The War on Christmas?


Bill O’Reilly is at it again. For the last couple of weeks he’s been going on and on about how the Left is out to destroy and secularize Christmas by using phrases like “Happy Holidays” and referring to the corporate party as a “holiday party”.

This guy really needs to see a doctor to have that large stick permanently removed from his rectum. This has nothing to do with any coordinated attack on Christmas. It has to do with common courtesy and growth — no more, no less.

O’Reilly actually went so far on his radio show as to suggest that it’s insulting to a practicing Christian to say “happy holidays” to them. What a load of horse****. Somehow it’s insulting to say “happy holidays” to a Christian but it’s not insulting to say “Merry Christmas” to those of the Jewish faith?

It’s only a slight stone’s throw from here to surmise that Bill would have been against the idea of dropping the “N” word from our vocabulary when speaking of African Americans. Once a tradition, always a tradition, right Bill? And let’s face it, this is a guy you just know tells a good racial joke off-camera.

The only issue that I can see here is that this is yet another case of corporate America going a bit too far in their desire to please everyone and stay off the radar screens of the ACLU. The phrase that apparently got this all started for Bill and his zombie-like fans was “holiday tree”. I admit it. That’s ridiculous. Christmas trees aren’t bought by Jews or faiths other than traditional Christian faiths. They’re also bought by non-Christians who buy one to celebrate a more secular Christmas . There’s little, if any, reason to call it anything other than a Christmas tree. To a Christian, this holiday is about Christmas and the birth of Christ. To many non-religious consumers this holiday is about the traditions of their youth and for the current majority of Americans that includes a Christmas tree.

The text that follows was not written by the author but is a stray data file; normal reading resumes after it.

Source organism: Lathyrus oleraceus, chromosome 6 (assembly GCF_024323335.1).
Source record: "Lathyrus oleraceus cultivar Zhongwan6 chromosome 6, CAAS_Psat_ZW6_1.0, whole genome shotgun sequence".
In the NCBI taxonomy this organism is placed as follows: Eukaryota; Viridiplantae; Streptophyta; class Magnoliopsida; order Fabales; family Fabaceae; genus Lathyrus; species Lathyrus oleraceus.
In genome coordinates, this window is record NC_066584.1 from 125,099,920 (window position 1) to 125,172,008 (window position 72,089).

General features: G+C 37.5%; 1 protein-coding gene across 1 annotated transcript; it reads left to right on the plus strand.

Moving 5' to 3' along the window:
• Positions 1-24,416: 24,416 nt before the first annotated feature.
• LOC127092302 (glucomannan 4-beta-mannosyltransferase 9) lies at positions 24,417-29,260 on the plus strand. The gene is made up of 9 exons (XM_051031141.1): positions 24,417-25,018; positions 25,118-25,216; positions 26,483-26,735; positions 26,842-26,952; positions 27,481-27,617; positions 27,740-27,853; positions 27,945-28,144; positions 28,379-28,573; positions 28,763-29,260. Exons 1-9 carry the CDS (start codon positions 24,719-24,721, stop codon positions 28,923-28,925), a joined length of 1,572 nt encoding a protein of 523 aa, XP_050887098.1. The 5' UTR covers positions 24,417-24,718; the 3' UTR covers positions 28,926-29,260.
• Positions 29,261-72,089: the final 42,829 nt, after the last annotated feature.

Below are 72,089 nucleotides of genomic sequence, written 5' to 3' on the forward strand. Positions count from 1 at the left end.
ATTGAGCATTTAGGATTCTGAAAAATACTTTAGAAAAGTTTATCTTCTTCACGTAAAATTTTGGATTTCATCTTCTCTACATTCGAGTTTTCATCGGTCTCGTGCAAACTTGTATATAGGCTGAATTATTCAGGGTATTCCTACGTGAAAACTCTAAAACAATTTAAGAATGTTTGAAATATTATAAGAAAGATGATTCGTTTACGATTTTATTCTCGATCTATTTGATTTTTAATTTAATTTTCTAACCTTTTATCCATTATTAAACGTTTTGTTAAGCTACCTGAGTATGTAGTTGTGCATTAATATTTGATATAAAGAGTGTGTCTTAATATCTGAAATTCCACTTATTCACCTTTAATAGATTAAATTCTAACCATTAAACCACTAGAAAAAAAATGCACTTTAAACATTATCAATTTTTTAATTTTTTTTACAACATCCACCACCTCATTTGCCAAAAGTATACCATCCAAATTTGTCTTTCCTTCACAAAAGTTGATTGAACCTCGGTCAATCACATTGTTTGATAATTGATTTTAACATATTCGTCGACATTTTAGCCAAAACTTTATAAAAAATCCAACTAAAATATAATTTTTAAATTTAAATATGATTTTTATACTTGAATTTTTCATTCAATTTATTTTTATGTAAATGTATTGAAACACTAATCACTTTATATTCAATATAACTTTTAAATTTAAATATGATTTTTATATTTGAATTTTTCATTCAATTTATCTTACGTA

Conversely, I don’t see a damned thing wrong with calling the corporate party a “holiday party”. That’s an inclusive term, not an exclusive one. Corporate America realizes that it’s no longer 1920 (when the use of Christmas trees first became fairly universal in this country by the way). Their workforce is diverse and their parties are for everyone, including employees who aren’t traditionally Christian in their holiday make-up.

If your reading this and you’re a Christian, would you go to a Ramadan party to celebrate the Fasting of Ramadan? I certainly wouldn’t and not because I have anything against Ramadan, it’s just that it sounds like it’s aimed at a demographic that doesn’t include me. Why should non-Christians feel any differently about attending a Christmas party?

O’Reilly also suggested that people should stop shopping at establishments that use any of the non-Christian terms to refer to this period. He listed Target as a recent success by claiming that they reversed course and no longer use generic terms to refer to this holiday. Funny thing about that claim: the Target website doesn’t say Merry Christmas. I see that they have a “Holiday News Flash” and refer to “Holiday Shipping Dates”. But back to the boycott concept. Does Bill actually want this sort of thing to happen? What would happen if Jewish followers all stopped shopping at stores that used exclusive phrases like “Merry Christmas”? Just ask Target if they’d be on-board with that. What would shopping in New York City look like if everyone only shopped at stores that exclusively catered to their version of the holiday period? I suspect it’d be more likely that many people would just choose to stay home and keep their money. Great thinking Bill. Keep up the good work there.

Note to Bill O’Reilly: Christians do not have a monopoly on December just as they don’t have a monopoly on corporate events. For someone who claims to understand conservative values, he sure as hell has a major difficulty understanding that exclusivity and Christmas don’t go hand-in-hand.

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